Kranenberg: “The European Union (EU) enacted strong data protection regulation, requiring that, where data pertaining to EU businesses or citizens is stored outside the EU, data protection regulation at the other end of that transfer must be at least as rigorous as the EU’s own. Russia has, however, moved fast on the issue. Law #242 was originally scheduled for implementation in September 2016, but the Russian government brought the deadline forward a year – placing increased pressure on organizations to be ready in time.”

Is there a dialogue between the EU and the Russian authorities?
Kranenberg: “When it comes to Russia, there is a dialogue between the Association of the European Businesses and the Chamber of Commerce via individual members in France.”

This means that organizations are under pressure?
Kranenberg: “This means both Russian businesses and multinational corporations (MNCs) that either have a presence in or online business that takes place in Russia must comply – meaning storing and processing personal data in a ‘local’ data center. So any foreign social media, e-commerce or any other type of website that receives or carries information about Russian citizens must have a storage location inside Russia.”

What are the sanctions exactly and how enforceable are those?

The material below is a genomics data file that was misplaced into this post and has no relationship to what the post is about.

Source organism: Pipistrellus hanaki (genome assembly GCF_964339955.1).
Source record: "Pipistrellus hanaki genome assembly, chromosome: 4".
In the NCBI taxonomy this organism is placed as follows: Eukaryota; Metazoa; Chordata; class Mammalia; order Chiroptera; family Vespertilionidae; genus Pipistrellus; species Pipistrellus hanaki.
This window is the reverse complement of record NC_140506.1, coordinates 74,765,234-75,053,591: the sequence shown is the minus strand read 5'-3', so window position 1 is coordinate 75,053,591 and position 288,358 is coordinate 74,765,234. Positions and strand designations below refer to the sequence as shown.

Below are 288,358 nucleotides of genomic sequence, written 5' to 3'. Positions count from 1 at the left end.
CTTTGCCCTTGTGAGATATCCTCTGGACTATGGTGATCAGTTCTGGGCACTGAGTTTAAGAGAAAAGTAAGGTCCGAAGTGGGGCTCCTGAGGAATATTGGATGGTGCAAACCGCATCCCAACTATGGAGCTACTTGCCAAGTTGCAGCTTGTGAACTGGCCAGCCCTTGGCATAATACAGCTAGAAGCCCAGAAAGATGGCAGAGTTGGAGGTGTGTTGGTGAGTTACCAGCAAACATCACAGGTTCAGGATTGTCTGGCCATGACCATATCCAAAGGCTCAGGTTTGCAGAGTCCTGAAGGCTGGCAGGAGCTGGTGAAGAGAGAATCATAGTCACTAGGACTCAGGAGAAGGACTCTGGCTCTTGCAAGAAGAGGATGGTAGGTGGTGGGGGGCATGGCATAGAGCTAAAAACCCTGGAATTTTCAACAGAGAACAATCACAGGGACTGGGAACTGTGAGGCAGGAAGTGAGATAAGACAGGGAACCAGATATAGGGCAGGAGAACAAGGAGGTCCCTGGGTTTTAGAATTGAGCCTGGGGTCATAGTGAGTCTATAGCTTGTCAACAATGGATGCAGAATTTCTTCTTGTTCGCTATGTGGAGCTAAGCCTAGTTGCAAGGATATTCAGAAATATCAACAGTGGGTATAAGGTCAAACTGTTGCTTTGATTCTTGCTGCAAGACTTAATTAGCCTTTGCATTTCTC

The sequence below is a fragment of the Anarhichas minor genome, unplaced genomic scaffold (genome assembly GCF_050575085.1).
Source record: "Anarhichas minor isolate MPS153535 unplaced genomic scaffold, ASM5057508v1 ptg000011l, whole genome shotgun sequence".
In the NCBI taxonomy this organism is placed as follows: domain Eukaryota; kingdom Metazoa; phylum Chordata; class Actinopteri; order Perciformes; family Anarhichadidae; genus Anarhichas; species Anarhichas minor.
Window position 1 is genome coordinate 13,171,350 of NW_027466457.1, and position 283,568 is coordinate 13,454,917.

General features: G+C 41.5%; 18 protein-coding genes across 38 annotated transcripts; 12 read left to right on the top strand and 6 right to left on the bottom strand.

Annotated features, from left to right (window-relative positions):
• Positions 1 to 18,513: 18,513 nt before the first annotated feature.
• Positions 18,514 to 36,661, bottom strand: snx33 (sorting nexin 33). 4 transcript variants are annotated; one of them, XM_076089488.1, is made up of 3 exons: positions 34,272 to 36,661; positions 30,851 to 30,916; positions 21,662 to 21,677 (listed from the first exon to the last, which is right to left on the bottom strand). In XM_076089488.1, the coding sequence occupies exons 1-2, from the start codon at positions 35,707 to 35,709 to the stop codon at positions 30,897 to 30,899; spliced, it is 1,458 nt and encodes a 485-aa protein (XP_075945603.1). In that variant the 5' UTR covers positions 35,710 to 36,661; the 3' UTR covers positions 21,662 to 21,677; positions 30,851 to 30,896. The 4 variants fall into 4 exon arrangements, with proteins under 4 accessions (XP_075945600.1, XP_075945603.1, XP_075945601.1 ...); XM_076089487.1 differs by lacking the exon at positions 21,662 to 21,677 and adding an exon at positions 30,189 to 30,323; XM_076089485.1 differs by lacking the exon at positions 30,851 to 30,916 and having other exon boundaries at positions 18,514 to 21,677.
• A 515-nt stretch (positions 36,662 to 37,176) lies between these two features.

Kranenberg: “The penalties for non-compliance can be severe; punishments currently include hefty fines for both individuals and companies, while businesses can also risk having their operations suspended and websites blocked. That said, there are still some unclear areas to Russia’s new legislation. Both Russian and international companies asking for more clarity on the law’s guidelines and definitions; what is meant by ‘personal data’ and ‘database’ within the terms of the regulation, for example. Further clarification has been requested on interpretation, as elements of the law can be construed in differing ways. For example, the conservative and literal reading of the regulation implies that storing a single copy of a personal data database on a server outside of Russia is completely prohibited, but informally, authorities are supporting a more liberal view that storing a back-up copy of that same database overseas is permitted so long as the primary database is located within Russia. Ensuring interpretation is correct, is crucial for all. Orange advises, aside choosing the wright cloud partner, to team with legal advisors to make the right choices for specific business requirements. We work as trusted partner alongside customers in their ongoing journey towards digital transformation.”